Nick Miller

Employee Engagement: Training & Development can lead to higher employee retention

Professional development programs can be a key element in employee retention. From a company perspective, training and development programs are meant to improve overall performance. But a well-designed program can do just as much for the employee. By providing employees an avenue through which to build upon their skills, it shows them the company has a vested interest in them as individuals, decreasing the likelihood that they’ll take those talents elsewhere.

The type of individual to partake in career development programs is one who welcomes more engagement. Take advantage of this desire to learn. By engaging this group in a meaningful way, they are likely to communicate these opportunities to employees that may not seek them out on their own. It’s a win-win situation for both the company and the employee base by increasing engagement levels. An engaged workforce is a happy workforce, and this too decreases the turnover rate.

Of course, it’s also important to ensure that training programs themselves are engaging. It will be hard for an employee to see the benefits of training if the material isn’t meaningful, or if the presentation is boring or poorly organized. The first step is to make the training materials and format appealing and motivating, while not coming across as cheesy or self-serving.

Communicate the “why.” Employees need to know that the time taken away from their regularly scheduled jobs is for a purpose. If they know up front what the training will entail and how it will improve their day-to-day operation or advance their career, they will be much more likely to see it as an opportunity rather than an obligation.

Bake in your corporate vision and values. The opportunity to get your brightest workers in one room with the hunger for learning doesn’t happen every day. Take advantage by reinforcing what is most important to your organization. By illustrating their role in the big picture, you are creating internal brand ambassadors, whether they know it or not. This too will increase engagement, and thus increase retention.

Structure your program to create a feedback loop. These are the leaders in your workforce, and they are a valuable source of information. Tap into this wealth by providing them a channel to express their opinions, not just on the development program, but the operations of your company. Show them that their voices are important and act on their suggestions. If they understand that their perspectives are valued, it will only benefit the organization.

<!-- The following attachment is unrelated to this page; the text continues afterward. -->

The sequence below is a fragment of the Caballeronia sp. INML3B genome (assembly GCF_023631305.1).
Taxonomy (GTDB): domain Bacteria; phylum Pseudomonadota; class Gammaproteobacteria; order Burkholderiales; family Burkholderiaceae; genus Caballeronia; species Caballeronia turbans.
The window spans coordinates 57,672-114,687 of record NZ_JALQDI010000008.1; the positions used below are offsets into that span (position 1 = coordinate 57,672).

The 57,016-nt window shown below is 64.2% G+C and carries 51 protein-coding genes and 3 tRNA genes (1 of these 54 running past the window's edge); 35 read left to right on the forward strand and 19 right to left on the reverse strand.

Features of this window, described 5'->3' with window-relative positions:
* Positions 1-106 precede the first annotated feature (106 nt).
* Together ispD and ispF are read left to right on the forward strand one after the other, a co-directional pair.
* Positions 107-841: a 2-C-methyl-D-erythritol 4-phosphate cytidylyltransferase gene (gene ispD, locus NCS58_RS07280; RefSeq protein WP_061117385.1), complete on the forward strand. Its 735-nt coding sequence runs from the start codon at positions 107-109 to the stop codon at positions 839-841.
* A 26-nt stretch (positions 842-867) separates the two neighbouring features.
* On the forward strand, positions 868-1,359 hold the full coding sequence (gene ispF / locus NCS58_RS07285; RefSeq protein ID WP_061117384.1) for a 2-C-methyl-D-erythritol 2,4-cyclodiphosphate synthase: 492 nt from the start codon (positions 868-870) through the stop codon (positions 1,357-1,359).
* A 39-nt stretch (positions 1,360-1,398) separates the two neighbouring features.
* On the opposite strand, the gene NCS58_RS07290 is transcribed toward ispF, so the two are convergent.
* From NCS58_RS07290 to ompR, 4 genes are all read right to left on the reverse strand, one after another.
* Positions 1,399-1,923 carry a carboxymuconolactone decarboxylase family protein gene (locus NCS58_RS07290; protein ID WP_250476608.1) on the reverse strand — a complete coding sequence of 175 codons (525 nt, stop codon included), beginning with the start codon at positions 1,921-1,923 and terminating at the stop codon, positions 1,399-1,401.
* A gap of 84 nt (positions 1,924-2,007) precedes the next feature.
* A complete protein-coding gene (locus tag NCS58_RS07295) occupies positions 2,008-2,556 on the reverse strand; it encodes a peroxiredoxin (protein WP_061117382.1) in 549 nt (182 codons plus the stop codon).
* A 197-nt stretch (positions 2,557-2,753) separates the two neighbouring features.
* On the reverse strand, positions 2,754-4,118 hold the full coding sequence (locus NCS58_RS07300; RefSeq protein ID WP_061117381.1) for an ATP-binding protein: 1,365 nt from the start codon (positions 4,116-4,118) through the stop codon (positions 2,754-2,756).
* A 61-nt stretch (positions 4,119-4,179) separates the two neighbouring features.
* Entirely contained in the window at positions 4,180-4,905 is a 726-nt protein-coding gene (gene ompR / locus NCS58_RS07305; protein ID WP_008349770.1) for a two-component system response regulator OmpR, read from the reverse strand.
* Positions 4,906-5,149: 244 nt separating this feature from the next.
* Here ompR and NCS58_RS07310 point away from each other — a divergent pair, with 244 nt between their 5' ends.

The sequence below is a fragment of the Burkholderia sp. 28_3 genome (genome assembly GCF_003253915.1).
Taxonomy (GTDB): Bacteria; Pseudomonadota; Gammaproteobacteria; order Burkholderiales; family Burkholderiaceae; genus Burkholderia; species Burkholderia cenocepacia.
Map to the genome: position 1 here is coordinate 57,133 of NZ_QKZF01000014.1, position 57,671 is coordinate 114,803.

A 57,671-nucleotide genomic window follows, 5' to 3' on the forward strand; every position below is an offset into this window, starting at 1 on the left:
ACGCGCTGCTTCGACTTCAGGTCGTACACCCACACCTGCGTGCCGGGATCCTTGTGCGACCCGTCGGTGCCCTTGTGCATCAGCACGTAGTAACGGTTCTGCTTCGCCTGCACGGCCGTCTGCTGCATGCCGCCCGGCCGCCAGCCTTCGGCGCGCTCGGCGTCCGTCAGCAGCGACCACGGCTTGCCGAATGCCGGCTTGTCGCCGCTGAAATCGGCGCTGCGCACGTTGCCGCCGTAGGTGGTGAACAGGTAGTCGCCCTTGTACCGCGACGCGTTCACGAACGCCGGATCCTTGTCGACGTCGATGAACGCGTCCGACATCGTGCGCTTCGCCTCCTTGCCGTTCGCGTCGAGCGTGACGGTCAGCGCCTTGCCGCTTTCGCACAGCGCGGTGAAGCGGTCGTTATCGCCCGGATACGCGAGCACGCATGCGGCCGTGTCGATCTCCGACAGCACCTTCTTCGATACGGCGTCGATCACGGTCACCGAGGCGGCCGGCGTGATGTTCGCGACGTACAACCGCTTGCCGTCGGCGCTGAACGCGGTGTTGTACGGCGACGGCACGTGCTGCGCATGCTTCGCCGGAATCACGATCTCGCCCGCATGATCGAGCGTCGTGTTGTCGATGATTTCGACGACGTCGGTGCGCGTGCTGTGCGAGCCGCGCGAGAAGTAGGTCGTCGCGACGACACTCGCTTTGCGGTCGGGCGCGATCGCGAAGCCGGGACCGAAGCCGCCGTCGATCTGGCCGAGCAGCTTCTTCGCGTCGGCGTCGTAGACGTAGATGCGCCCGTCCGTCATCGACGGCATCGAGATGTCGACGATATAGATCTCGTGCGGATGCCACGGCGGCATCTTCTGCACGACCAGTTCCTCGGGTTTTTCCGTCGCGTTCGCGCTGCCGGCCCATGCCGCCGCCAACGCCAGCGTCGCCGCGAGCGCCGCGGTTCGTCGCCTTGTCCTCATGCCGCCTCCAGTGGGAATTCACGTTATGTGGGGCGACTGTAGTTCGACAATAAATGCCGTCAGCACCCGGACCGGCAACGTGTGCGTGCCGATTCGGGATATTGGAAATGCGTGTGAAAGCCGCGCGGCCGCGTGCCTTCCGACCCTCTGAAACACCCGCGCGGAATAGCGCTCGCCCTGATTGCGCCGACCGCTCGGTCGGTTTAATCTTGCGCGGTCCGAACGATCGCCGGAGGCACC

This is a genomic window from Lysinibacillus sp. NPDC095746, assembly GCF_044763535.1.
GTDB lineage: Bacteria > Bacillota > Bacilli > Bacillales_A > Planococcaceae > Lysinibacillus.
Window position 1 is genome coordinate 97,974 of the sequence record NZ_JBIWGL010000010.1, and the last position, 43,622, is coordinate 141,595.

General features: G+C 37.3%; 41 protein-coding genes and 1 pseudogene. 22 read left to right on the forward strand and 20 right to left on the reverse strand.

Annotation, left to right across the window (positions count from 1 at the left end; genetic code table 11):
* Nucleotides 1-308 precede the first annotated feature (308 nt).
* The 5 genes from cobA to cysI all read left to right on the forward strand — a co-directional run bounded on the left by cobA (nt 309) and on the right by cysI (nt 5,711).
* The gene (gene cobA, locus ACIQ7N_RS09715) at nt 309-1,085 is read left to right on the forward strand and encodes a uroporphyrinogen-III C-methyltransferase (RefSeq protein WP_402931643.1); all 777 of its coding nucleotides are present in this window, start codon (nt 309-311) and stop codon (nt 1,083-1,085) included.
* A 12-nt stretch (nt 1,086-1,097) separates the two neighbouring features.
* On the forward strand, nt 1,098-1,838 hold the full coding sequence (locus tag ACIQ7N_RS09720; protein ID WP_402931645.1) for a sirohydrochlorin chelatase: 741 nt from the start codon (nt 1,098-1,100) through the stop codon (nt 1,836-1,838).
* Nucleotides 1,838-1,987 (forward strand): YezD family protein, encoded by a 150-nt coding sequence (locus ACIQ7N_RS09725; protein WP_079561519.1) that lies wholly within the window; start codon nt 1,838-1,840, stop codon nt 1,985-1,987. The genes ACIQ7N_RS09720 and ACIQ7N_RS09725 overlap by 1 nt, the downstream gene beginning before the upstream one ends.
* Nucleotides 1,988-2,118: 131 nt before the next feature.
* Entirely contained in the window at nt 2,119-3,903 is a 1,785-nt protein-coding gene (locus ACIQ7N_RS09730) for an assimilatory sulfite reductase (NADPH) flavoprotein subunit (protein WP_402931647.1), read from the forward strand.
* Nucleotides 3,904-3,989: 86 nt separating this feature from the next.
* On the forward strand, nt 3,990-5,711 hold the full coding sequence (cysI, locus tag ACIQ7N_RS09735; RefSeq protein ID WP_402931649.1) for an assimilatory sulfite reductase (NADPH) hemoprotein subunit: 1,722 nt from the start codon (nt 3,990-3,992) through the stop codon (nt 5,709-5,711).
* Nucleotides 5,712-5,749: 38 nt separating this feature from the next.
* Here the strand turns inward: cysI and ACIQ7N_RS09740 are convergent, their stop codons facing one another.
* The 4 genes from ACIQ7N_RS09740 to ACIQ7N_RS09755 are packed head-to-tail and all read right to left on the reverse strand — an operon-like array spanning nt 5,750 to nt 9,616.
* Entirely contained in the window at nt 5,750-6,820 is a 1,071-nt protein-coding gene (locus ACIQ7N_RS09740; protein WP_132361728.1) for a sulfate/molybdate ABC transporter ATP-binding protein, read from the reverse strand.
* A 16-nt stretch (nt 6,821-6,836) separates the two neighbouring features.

Need help developing an engaging training program? Tribe can help.

3 Tips on Employee Growth and Development

Regardless of your profession, talent will only get you so far. The people that are able to truly get ahead are the ones that show dedication and commitment to better themselves not just as an employee but also as a person. Any employee, regardless of your profession, can use these three tips to develop and grow.

1. Identify specific skills and behaviors to improve upon – Each employee is going to offer their own unique skill set. While everyone is going to have strengths and weaknesses, a commitment to improving upon your deficiencies can separate you from the rest. The first step in doing so is to admit your weaknesses. Don’t let pride get in the way of a learning opportunity. If you feel that you could improve in a certain area, find out what it will take to make you can better. Talk to your superior or someone that specializes in that area and learn what they were able to do to get ahead. By letting down your guard for a short period of time you may be able to see significant improvements down the road.

2. Seek outside help – Companies want to see their employees grow. Not only are they looking out for you as a person, your development means that their investment in you as an employee is trending up. If there is a certain area that you want to learn more about, research opportunities to educate yourself and potentially acquire a new skill. Regardless of the area you’ve identified, there are likely numerous webinars, seminars or training sessions available to help. If you can illustrate to your company how this education can improve you as an employee, companies will typically cover some, if not all of the costs.

3. Identify obtainable goals – Just about all of us have been in an interview and heard the age old question “where do you see yourself in five years?” If you’re anything like me, it’s difficult enough to determine where I see myself in the next five days, let alone years. While this question may be cliché and overkill in interviews, it does bring up a valid point in that we should all know what we’re looking to do down the road. We often get so busy and caught up in our daily lives that we only focus on our immediate tasks. By setting goals for yourself each year, both personally and professionally, you allow yourself to focus on short-term goals while still having an eye on the big picture. These goals should be aspirational but remember to keep them somewhat feasible or you’ll quickly lose interest when you realize they’re unattainable.

There are plenty of people that are happy with where they’re at and have no problem with remaining status quo. Not that there’s anything wrong with this mindset but it’s the people that want to get better that truly make a name for themselves.